Sunday, June 21, 2009

A Change in the Menu...

At the Orange Moon Cafe*, one of the staples of the menu for holidays and special occasions (Father's Day, birthdays, graduations -- the only holiday not included is Mother's Day) is crepes. These crepes are filled with either chocolate ganache and whipped cream, or strawberries in a fruit sauce and whipped cream, then topped with more whipped cream. The "chef" has used the same crepe recipe for as long as could be remembered. I found the recipe in my mother's old Betty Crocker Cookbook when I first started making the crepes. I have used that recipe for so long it is one of the few I have committed to memory. The reason crepes are not on the menu for Mother's Day is primarily because the "chef" is the Mom and she shouldn't have to stand and make, what usually amounts to 12-15 crepes on Mother's Day. Another reason is because the chef "Je n'aime pas les crêpes, " she doesn't like crepes. But my family loves them. It is a ritual of our house.

A sweet crêpe.Image via Wikipedia

With Father's Day approaching, we all knew it would be another opportunity for us to have crepes together. My husband (who cooks far better than I ever hoped to - in fact my girls cook far better than I do as well), was looking in the "America's Test Kitchen Cookbook**". Curious, I looked up the recipe for crepes and it was quite different from the one I had been using for centuries. Melted butter instead of oil. Water instead of the greater amount of milk. Salt -- curious addition. I decided, since my husband is always taking a perfect recipe and trying to raise it to another level of perfection (my attitude is usually to leave perfection alone -- why mess up something that is wonderful?), I decided I would try this new recipe on Father's Day. After all, since Father's Day was his special day, he wouldn't be too upset if the crepes weren't as good if I was trying to perfect the recipe as he always does.

I made the batter exactly as the recipe stated. Well, not exactly. Since I knew my crepes would be filled with sweet ingredients, I went ahead and added the little bit of vanilla and sugar I thought they needed. The batter was thicker than I usually come up with. I was skeptical that this would create that thin crepe I wanted.

I poured the first crepe into the pan and at first it didn't seem to do well. I know you often hear that you have to throw out the first crepe, but I have learned that if you know your pan (and my crepe pan is only used for crepes, nothing else) and you know your heat source, you can produce a good crepe the first time. But as it cooked, I noticed the edges had a crispiness my old crepes had not attained consistently. Crepe after crepe came out thin and crispy. I was very pleased. My husband was very pleased. My oldest daughter was very pleased. My youngest daughter was not.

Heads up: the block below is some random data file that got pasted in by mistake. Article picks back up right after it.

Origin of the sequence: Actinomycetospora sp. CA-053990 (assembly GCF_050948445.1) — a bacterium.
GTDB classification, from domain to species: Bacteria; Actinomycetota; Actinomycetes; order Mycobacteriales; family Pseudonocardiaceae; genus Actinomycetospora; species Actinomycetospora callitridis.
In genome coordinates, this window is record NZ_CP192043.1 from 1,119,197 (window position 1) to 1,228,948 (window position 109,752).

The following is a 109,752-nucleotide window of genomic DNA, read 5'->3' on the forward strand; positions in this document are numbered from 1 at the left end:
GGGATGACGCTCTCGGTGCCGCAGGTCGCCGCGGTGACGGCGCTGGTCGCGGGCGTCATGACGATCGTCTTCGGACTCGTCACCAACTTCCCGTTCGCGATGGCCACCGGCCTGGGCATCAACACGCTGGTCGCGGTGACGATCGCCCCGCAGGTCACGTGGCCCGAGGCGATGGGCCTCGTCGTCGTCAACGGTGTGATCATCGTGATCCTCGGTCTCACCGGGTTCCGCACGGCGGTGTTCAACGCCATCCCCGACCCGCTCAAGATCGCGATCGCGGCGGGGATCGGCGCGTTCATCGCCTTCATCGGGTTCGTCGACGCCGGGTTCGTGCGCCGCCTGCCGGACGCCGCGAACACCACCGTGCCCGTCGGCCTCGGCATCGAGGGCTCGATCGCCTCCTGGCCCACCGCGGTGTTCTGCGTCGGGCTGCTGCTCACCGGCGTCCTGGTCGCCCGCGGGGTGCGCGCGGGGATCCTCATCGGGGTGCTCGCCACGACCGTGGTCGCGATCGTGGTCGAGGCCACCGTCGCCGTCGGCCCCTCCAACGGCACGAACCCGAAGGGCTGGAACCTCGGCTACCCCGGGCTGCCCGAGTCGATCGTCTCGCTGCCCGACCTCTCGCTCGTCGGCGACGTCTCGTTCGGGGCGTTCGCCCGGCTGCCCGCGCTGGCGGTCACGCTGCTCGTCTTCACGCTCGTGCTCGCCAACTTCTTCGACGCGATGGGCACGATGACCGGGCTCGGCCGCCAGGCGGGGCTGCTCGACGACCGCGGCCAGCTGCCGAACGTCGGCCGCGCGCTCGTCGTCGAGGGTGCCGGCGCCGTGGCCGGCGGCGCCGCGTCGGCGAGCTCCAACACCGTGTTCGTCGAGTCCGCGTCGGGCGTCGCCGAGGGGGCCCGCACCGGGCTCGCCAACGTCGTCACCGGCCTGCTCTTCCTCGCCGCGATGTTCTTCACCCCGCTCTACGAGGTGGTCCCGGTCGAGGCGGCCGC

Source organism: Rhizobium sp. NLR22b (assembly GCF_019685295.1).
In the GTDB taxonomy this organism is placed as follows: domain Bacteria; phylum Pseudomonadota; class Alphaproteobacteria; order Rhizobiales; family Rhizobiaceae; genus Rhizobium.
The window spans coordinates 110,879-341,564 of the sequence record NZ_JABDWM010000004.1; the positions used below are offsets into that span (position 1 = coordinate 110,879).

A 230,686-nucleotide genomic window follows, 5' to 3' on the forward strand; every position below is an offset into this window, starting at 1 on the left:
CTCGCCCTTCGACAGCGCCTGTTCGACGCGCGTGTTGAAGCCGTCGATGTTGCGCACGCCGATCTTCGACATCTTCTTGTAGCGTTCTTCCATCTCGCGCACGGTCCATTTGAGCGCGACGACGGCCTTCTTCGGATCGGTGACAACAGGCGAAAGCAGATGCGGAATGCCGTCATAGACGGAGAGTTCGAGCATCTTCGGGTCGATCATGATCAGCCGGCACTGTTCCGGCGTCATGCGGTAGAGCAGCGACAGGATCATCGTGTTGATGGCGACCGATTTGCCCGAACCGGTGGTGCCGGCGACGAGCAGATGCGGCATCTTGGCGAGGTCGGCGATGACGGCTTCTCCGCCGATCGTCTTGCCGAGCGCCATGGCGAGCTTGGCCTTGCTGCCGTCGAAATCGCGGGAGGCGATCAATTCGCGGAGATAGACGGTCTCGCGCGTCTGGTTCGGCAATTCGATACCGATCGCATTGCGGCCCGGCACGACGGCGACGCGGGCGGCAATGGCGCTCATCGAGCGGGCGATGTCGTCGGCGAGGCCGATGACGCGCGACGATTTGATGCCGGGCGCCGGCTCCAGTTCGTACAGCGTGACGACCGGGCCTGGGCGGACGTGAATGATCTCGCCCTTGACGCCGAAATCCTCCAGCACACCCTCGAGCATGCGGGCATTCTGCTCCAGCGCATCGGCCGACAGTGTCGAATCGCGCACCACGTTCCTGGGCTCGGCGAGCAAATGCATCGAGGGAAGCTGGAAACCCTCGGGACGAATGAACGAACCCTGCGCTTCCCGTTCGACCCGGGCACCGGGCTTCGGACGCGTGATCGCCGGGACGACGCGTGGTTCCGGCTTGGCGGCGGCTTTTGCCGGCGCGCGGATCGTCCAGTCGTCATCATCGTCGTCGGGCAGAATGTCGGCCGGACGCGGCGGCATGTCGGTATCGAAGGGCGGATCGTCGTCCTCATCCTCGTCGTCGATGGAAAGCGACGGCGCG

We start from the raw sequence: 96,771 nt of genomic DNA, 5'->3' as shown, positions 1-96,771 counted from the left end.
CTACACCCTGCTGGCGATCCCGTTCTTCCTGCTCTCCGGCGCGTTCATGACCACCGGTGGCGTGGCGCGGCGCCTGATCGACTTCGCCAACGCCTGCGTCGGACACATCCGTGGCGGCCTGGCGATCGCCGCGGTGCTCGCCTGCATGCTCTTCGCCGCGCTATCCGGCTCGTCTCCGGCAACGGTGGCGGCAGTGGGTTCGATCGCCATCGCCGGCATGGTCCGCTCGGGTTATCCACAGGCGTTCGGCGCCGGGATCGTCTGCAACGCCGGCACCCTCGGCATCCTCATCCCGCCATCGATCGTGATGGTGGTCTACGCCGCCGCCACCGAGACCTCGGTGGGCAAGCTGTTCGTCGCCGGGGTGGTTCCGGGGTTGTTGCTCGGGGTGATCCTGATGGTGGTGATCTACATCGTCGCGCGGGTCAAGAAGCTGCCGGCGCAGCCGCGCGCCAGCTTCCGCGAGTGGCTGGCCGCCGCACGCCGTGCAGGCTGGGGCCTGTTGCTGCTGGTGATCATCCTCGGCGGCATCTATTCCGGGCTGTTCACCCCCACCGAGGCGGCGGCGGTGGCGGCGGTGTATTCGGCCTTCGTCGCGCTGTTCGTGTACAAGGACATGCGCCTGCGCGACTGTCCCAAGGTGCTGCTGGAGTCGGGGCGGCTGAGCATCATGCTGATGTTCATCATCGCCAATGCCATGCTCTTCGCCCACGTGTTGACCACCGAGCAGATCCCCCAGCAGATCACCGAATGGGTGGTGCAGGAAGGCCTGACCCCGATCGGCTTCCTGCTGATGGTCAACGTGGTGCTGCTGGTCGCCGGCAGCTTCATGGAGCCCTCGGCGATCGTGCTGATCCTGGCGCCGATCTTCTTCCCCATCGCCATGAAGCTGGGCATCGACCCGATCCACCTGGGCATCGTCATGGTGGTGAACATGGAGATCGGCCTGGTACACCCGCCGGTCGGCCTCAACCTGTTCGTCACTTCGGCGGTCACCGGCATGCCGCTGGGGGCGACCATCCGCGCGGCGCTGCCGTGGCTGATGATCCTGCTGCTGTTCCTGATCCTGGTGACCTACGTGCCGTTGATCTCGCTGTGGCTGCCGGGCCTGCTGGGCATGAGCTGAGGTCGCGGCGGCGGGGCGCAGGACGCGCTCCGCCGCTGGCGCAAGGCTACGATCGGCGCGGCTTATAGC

"I like the other ones better, " she lamented. Like her mother, she does not like change unless she implements it. She is a person who loves ritual, tradition and history. These were not the crepes of her history, not the crepes of her past traditions. I could have guessed this would have been her response.

Personally, I have to take their word about the taste and texture of the crepes, having not eaten one (I ate oatmeal), I don't know what they were like apart from the cooking of them. I do know they looked beautiful, they were a pleasure to cook and they had a perfect consistency.

So by now you may be wondering just how I am going to tie this story about crepes into some spiritual train of thought. Often times we have perceptions or thoughts, primarily about the Scriptures, but sometimes about the Lord Himself, that are more tradition than truth. For example, many people believe that "The Lord helps those who help themselves" is actually in the Bible, but search the Scriptures and you won't find it there. Sometimes, we even believe things about specific verses that upon closer examination, we realize just wasn't true. Were the wise men really at the manger? The Scripture says the wise men came to "the house" were they were and saw "the young child".

I thought my crepe recipe was how it was to be forever. My understanding of crepes was perfect. Until I saw what I knew to be a higher authority than myself (the America's Test Kitchen Cookbook) and knew that I could be taught more, if I would only lose my pre-conceived notions and look with fresh eyes at my crepes.

By the same token, before we open the pages of the Scriptures, we should ask the Lord to enlighten any areas of darkness in our understanding, any preconceived notions or traditions that are wrong or contrary to the truth of His Word. We should ask Him to create in us an open heart to be corrected and taught by His Spirit and by the leadership of other believers to the truth contained in Scriptures.

"Teach me thy way, O LORD,
and lead me in a plain path,
because of mine enemies."
Psalm 27:11


*If you are not familiar with the Orange Moon Cafe, the website through which our Powder Room operates, please visit us there:

**America's Test Kitchen has wonderful recipes. If you are a fan of apple pie, and you have a day to kill, look up their recipe online. (If you want apple pie in an hour, you should just buy a Mrs. Smith's pie, but if you want the absolutely perfect pie, look this one up) This pie is incredible. The crust is perfect and the apples inside are the most wonderful flavor and consistency. We enjoy baking it together and then sitting down and eating it together with some vanilla ice cream.

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